Also, the last item, comparing 12 Monkeys to Plague Inc., reminds me of a point I wanted to be sure to make. The value of movies and TV shows in learning is connection.

I don’t recommend sitting your 10-year-old down in front of Schindler’s List and going to make dinner. And I don’t recommend watching movies of any kind – even Disney animated classics – without overtly drawing parallels to other experiences.

I love it when a movie we watch leads to a discussion about books we’ve read or places we’ve been or art we’ve seen. I love when we go to an art museum and are reminded of a movie. And I love it when a movie or TV show inspires us to go beyond it – to visit somewhere new, or think of the world in a different way.

OK, break’s over!

Back to our films

RENT: This was a serious one. We talked about the AIDS epidemic in America, how people with AIDS were perceived in the ’80s and ’90s versus today, what AZT does, drug abuse, gender roles and probably a bunch of other stuff I’m forgetting. If you have mature kids who can deal with these kinds of issues, and you’re willing to get honest with them, this is an incredibly moving and interesting movie.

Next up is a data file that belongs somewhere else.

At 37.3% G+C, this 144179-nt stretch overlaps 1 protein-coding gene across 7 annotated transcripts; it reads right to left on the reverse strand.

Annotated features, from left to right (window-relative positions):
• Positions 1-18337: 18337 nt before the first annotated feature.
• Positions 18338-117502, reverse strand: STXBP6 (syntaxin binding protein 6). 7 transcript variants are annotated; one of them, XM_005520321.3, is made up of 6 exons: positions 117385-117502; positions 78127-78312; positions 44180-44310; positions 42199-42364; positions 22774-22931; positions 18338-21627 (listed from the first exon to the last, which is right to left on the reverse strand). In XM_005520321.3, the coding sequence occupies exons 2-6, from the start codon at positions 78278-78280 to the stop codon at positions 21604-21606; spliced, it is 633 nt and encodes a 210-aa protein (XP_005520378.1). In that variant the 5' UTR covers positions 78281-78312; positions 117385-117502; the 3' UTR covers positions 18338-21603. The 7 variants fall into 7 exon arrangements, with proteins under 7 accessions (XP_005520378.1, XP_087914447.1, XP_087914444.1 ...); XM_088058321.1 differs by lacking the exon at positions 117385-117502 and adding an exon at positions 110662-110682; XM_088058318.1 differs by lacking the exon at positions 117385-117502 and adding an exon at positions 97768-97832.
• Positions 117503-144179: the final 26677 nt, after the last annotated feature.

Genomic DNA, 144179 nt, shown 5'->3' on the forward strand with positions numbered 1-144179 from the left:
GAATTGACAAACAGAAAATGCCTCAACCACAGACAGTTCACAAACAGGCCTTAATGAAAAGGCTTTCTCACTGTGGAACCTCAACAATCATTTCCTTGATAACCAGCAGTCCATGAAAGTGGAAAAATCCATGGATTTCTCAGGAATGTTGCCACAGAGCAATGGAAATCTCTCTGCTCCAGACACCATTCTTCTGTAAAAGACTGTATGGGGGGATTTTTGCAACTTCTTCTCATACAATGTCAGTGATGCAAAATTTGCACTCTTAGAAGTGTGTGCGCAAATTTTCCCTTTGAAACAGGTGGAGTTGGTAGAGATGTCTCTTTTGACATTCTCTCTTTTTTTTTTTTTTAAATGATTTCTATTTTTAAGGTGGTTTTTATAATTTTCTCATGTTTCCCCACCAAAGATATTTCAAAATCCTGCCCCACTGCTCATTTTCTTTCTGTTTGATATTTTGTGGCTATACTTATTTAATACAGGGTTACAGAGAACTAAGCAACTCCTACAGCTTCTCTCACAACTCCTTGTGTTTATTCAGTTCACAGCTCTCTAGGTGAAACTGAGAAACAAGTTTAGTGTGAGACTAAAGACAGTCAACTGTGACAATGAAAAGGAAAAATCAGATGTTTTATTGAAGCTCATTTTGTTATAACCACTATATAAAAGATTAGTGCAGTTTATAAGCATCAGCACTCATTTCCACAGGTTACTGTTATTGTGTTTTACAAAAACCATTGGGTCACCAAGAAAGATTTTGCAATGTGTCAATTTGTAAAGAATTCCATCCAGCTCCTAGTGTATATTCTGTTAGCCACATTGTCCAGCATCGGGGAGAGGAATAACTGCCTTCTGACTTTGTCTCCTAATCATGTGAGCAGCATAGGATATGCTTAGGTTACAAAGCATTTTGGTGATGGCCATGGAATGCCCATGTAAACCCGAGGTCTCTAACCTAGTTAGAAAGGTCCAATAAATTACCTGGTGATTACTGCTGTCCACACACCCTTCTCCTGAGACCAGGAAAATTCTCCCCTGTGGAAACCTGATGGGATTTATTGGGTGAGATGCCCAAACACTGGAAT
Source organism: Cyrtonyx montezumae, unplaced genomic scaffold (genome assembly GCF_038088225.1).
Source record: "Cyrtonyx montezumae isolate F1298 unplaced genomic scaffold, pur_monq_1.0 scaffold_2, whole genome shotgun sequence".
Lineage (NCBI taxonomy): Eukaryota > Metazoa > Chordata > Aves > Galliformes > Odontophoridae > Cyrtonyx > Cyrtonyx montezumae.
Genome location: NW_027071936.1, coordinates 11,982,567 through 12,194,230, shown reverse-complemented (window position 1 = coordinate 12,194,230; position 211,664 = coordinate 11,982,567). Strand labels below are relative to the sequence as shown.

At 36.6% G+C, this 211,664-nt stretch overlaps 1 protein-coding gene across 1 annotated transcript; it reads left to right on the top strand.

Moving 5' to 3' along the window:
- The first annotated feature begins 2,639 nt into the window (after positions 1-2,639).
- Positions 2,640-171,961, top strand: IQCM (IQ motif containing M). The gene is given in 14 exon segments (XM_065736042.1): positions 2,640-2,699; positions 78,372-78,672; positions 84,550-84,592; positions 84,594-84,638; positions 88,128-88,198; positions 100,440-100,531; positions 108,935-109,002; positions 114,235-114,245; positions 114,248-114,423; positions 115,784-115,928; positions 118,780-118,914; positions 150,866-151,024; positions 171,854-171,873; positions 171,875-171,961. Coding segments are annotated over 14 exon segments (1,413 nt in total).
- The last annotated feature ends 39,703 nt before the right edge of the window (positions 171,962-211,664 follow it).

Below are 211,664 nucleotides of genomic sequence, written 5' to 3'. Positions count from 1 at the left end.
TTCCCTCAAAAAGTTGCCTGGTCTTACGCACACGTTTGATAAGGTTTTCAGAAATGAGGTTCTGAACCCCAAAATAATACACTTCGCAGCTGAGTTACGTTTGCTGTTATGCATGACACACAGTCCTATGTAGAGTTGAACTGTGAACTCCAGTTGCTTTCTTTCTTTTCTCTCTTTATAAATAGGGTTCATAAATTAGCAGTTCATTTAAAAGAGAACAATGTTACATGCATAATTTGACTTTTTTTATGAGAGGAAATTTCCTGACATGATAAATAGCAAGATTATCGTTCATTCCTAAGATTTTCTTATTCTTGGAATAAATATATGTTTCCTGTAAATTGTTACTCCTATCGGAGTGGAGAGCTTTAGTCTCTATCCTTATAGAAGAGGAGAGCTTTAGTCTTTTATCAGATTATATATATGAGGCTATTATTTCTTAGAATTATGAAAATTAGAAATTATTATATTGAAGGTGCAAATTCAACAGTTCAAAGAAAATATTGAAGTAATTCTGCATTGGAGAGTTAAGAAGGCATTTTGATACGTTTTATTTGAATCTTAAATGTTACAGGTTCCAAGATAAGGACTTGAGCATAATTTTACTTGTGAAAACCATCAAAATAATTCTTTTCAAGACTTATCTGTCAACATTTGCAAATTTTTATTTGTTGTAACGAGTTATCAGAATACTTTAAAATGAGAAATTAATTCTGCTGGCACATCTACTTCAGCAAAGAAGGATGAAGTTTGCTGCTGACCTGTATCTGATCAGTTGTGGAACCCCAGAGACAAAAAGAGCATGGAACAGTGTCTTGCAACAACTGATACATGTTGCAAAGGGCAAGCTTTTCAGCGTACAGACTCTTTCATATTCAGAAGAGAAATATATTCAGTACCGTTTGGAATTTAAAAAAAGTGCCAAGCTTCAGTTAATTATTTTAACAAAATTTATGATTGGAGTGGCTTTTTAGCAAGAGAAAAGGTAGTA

Phantom of the Opera homeschool unit study learning guideThe Phantom of the Opera: Sarah was so interested in the Phantom story that I’ve got a whole separate post on this topic. Even cooler, earlier this year we went to see this show on Broadway. AMAZING. Lots to talk about here, from social issues (Do mistreatment and abuse “make you bad?”) to French culture to opera to ballet to how Broadway shows work to why certain TV or movie adaptations of literary works diverge from the original text while others don’t.

Les Miserables: This was great! We got into this because Sarah loves Hugh Jackman as Wolverine. (We also watched his version of Oklahoma as part of our musicals kick.) This is another one I’ve written about separately in detail.

Into the Woods: We got a kick out of this movie. Among other things, as a family we’re pretty into fairy tales, so we talked about storyline mashups, what other stories we’d like to see included, being careful what you wish for and more.

Sweeney Todd: Interestingly, we talked about food production rules (like health inspections) a decent amount after watching this movie and seeing a stage musical adaptation. We also talked about the snake-oil salesman phenomenon and how old-fashioned barbering was done (with straight razors).

The Fast & Furious series: We talked a lot about family while watching these, as well as the “gray areas” between legal and illegal actions (especially when it depends on who’s doing them). We also talked about physics – both the real physics of car racing and drifting and the not-as-real physics of The Rock popping a plaster cast off by flexing his muscles.